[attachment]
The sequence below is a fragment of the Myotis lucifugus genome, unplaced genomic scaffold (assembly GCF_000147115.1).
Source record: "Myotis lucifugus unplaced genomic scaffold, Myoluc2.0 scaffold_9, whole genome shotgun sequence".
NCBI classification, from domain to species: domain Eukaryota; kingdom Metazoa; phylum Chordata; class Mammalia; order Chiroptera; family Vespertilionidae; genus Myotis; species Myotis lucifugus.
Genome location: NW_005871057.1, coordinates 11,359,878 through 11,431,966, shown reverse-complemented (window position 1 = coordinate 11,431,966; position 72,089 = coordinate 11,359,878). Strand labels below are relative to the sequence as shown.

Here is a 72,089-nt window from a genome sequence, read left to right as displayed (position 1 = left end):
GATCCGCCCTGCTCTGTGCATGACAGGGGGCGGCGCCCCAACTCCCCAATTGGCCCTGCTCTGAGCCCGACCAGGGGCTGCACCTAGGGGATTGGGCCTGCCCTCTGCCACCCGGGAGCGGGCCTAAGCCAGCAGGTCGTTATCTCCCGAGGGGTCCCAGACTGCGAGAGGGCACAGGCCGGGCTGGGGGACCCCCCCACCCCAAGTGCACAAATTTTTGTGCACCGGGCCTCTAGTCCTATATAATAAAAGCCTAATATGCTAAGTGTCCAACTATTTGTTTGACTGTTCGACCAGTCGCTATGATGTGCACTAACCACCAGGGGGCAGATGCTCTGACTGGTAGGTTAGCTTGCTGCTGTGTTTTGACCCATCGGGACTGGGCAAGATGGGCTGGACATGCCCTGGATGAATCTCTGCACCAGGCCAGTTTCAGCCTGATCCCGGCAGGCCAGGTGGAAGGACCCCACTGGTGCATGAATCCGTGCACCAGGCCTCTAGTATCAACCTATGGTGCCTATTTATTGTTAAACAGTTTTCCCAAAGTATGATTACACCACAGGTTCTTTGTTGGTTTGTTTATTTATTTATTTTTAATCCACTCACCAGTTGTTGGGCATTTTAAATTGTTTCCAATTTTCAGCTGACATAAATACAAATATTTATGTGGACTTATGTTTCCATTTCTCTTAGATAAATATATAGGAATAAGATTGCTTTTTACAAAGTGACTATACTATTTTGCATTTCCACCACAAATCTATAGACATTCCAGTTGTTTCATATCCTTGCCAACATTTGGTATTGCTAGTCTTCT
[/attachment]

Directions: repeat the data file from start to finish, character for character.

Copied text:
The sequence below is a fragment of the Myotis lucifugus genome, unplaced genomic scaffold (assembly GCF_000147115.1).
Source record: "Myotis lucifugus unplaced genomic scaffold, Myoluc2.0 scaffold_9, whole genome shotgun sequence".
NCBI classification, from domain to species: domain Eukaryota; kingdom Metazoa; phylum Chordata; class Mammalia; order Chiroptera; family Vespertilionidae; genus Myotis; species Myotis lucifugus.
Genome location: NW_005871057.1, coordinates 11,359,878 through 11,431,966, shown reverse-complemented (window position 1 = coordinate 11,431,966; position 72,089 = coordinate 11,359,878). Strand labels below are relative to the sequence as shown.

Here is a 72,089-nt window from a genome sequence, read left to right as displayed (position 1 = left end):
GATCCGCCCTGCTCTGTGCATGACAGGGGGCGGCGCCCCAACTCCCCAATTGGCCCTGCTCTGAGCCCGACCAGGGGCTGCACCTAGGGGATTGGGCCTGCCCTCTGCCACCCGGGAGCGGGCCTAAGCCAGCAGGTCGTTATCTCCCGAGGGGTCCCAGACTGCGAGAGGGCACAGGCCGGGCTGGGGGACCCCCCCACCCCAAGTGCACAAATTTTTGTGCACCGGGCCTCTAGTCCTATATAATAAAAGCCTAATATGCTAAGTGTCCAACTATTTGTTTGACTGTTCGACCAGTCGCTATGATGTGCACTAACCACCAGGGGGCAGATGCTCTGACTGGTAGGTTAGCTTGCTGCTGTGTTTTGACCCATCGGGACTGGGCAAGATGGGCTGGACATGCCCTGGATGAATCTCTGCACCAGGCCAGTTTCAGCCTGATCCCGGCAGGCCAGGTGGAAGGACCCCACTGGTGCATGAATCCGTGCACCAGGCCTCTAGTATCAACCTATGGTGCCTATTTATTGTTAAACAGTTTTCCCAAAGTATGATTACACCACAGGTTCTTTGTTGGTTTGTTTATTTATTTATTTTTAATCCACTCACCAGTTGTTGGGCATTTTAAATTGTTTCCAATTTTCAGCTGACATAAATACAAATATTTATGTGGACTTATGTTTCCATTTCTCTTAGATAAATATATAGGAATAAGATTGCTTTTTACAAAGTGACTATACTATTTTGCATTTCCACCACAAATCTATAGACATTCCAGTTGTTTCATATCCTTGCCAACATTTGGTATTGCTAGTCTTCT